Academic journal article Gender & Behaviour

HIV/AIDS Awareness of Male Prison Inmates in Lagos, Nigeria

Academic journal article Gender & Behaviour

HIV/AIDS Awareness of Male Prison Inmates in Lagos, Nigeria

Article excerpt

All over the world, the rate of crime has been on the increase and in most cases assuming very dangerous dimensions. These increases in crime rate have also been responsible for an upsurge in the prison population. This has been of great concern to all and generated a lot of research. In Nigeria, this trend has led to various studies in relation to prison and prison inmates (Animasahun, 2002, Stephens, 2006, Aneke, 2009, Chenube, 2009, Anyaeme & Izuchi, 2010, Oyinloye & Salami, 2010, & Stephens, 2012).

One of the consequences of the increase in prison population is the preponderance of HIV/AIDS among prison inmates. HIV/AIDS constitute a serious health threat for the prison population in many countries, and presents significant challenges for prison and public health authorities and governments of many nations (UNODC, 2006). International data shows that HIV prevalence among prisoners is between six to fifty times higher than that of the general adult population. In the United States of America, it is a ratio 6:1; France 10:1; in Switzerland 27:1 and in Mauritius 50:1 (Machel & Goosby, 2004). In Nigeria a recent rapid assessment of HIV/AIDS in Nigerian prisons revealed a prevalence rate of 8.7% compared to the national figure of 5.8% (Iwoh, 2004).

All over the world, statistics have shown that the largest population of prison inmates is male (United Nations Office on Drugs and Crime (UNODC) (2007). They are between the ages of 18 and 55years which make them sexually active and therefore at risk of HIV/AIDS. The male dominance in prisons presupposes the preponderance of homosexuality behind the prison walls. Scaefer, Roberts-Johnson, Martin and Klocke (2012) submitted that compared with those who have not been incarcerated, the incarcerated population have more risk factors that are associated with acquiring and transmitting HIV which include injection, drugs and other drug use, commercial sex work, untreated mental illness and lower socio economic status. Imprisonment put inmates at extra disadvantage and risks of HIV/AIDS infection (Curtis, 2004).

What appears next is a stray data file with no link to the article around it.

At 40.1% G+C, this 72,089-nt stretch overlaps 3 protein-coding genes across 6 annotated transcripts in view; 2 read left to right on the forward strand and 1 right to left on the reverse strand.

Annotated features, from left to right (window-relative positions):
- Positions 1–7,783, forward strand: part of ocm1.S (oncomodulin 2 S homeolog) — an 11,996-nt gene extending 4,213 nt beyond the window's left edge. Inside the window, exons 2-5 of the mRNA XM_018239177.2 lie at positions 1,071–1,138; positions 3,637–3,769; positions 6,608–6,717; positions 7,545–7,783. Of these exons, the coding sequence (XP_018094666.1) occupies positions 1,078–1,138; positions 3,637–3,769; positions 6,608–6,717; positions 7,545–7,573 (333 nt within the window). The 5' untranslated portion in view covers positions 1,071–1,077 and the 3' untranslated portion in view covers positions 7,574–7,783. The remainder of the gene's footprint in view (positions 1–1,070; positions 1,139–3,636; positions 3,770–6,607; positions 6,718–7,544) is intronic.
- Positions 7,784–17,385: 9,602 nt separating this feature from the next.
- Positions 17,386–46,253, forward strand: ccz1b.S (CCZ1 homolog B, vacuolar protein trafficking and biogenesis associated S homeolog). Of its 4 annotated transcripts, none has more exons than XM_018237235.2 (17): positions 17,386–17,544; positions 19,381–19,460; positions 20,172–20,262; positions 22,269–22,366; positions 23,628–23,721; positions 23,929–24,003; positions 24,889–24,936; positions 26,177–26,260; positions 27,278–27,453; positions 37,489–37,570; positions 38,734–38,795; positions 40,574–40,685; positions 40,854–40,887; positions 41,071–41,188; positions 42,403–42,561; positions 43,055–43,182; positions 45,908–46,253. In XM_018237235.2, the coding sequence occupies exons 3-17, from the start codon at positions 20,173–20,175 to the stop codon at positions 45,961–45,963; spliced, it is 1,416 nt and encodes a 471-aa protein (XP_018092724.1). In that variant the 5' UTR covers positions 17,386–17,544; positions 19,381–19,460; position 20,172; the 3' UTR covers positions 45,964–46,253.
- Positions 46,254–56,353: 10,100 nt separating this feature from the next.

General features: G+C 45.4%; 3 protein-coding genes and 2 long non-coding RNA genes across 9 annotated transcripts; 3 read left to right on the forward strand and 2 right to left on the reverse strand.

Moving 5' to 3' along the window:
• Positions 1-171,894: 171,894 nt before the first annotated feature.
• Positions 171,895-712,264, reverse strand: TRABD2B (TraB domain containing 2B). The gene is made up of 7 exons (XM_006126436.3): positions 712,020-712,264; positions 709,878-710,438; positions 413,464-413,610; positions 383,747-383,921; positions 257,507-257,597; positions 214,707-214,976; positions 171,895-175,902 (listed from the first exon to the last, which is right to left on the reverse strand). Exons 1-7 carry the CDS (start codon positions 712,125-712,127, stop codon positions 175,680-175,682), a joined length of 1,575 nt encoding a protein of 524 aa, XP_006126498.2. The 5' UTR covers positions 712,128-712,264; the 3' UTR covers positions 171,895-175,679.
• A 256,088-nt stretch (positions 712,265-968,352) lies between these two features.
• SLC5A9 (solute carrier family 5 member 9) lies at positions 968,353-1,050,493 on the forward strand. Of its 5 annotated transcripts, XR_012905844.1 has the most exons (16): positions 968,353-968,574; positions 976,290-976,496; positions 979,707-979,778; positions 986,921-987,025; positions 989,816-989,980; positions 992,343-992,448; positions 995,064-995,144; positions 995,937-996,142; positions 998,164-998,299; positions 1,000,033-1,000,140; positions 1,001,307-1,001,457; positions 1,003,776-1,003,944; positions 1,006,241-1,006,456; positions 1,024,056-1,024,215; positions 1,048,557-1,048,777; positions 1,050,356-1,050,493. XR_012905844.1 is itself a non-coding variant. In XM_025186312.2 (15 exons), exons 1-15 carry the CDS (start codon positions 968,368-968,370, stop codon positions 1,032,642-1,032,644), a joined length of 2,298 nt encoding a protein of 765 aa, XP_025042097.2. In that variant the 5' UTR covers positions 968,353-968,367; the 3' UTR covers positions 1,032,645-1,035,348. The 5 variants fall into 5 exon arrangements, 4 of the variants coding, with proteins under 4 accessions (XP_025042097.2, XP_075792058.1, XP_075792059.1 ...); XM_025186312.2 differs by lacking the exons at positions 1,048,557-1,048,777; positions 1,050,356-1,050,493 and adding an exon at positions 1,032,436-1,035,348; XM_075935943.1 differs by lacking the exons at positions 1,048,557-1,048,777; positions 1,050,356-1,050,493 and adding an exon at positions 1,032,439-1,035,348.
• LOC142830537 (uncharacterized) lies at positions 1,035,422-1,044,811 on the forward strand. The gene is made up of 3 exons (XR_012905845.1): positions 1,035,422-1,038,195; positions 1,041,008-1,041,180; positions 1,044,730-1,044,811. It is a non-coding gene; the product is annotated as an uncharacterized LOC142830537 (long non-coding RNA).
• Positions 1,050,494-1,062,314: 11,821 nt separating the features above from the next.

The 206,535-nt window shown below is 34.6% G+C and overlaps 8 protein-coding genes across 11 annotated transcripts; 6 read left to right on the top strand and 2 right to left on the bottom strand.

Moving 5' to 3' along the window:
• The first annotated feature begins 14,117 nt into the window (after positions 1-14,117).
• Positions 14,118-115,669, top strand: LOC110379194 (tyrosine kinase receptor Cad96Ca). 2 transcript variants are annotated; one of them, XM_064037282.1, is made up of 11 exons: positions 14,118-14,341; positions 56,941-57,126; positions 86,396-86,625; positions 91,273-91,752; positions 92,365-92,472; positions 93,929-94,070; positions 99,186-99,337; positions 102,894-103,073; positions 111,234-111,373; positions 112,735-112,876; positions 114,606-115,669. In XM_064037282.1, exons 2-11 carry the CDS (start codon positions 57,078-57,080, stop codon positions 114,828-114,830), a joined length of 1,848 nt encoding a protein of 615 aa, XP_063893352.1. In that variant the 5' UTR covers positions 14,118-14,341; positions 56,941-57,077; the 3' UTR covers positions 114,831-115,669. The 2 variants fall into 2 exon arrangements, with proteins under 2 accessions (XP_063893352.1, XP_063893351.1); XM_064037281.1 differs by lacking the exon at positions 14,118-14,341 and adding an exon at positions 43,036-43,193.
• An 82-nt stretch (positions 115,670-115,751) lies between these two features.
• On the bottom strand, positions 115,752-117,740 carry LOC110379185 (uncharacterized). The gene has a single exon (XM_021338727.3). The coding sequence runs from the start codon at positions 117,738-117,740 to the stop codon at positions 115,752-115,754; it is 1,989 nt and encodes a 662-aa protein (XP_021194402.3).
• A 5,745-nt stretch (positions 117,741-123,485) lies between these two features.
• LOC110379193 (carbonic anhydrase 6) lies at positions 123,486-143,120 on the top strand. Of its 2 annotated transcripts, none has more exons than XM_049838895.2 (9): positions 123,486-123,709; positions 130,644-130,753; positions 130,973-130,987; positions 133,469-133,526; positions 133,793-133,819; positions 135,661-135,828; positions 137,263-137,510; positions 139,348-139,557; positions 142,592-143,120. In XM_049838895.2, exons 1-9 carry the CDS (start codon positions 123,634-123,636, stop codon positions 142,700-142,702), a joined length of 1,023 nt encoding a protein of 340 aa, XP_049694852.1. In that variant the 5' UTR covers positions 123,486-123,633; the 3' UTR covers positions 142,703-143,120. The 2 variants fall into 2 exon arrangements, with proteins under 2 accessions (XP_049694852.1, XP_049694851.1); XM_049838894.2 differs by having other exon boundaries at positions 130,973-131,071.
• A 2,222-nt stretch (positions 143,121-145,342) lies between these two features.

Prior to incarceration most prison inmates engage in risky sexual practices such as unprotected sex with multiple partners, homosexuality, commercial sex work, transactional sex, sexual violence, drug abuse, sex in exchange for drugs and impaired judgment from drug intoxication( Audu , Ogboi, Abdullahi, Sabitu, Abah & Enokela , 2013). Although, most of prison inmates acquire HIV before incarceration, there are some factors within the prison that promotes the spread of HIV/AIDS in Nigerian prisons.

The Nigerian/African Context

One of the prevalent challenges in the Nigerian prisons which also predispose prison inmates to the risk of contracting HIV/AIDS is overcrowding. The overcrowded nature of prisons makes the available cells a breeding ground for HIV/AIDS (Joshua & Ogboi, 2008). According to Ogundipe (2010) the former Controller General of Prisons, overcrowding is the greatest impediment to prison reforms. Most of the prisons in Nigeria today were the ones constructed by the colonial masters which were meant to accommodate very few inmates. For instance, the total lock up capacity of Medium and Ikoyi Security Prisons, Ikoy is nine hundred and eight hundred respectively. However, statistics available on the notice board of these two prisons as at the time of conducting a study by the researcher showed that these two prisons at times accommodate close to two thousand inmates each in these prisons (Stephens, 2012).

Another contributory factor that exacerbates the prevalence of HIV inside prisons according to Gear (2006) is the physical condition of most African prisons, along with inadequate food and nutrition, and almost nonexistent health services. He stated further that prisoners often exchange basic goods such as hygienic products like soap or personal items such as blankets or shoes for sex as those items may be unavailable for the majority while in prison. …

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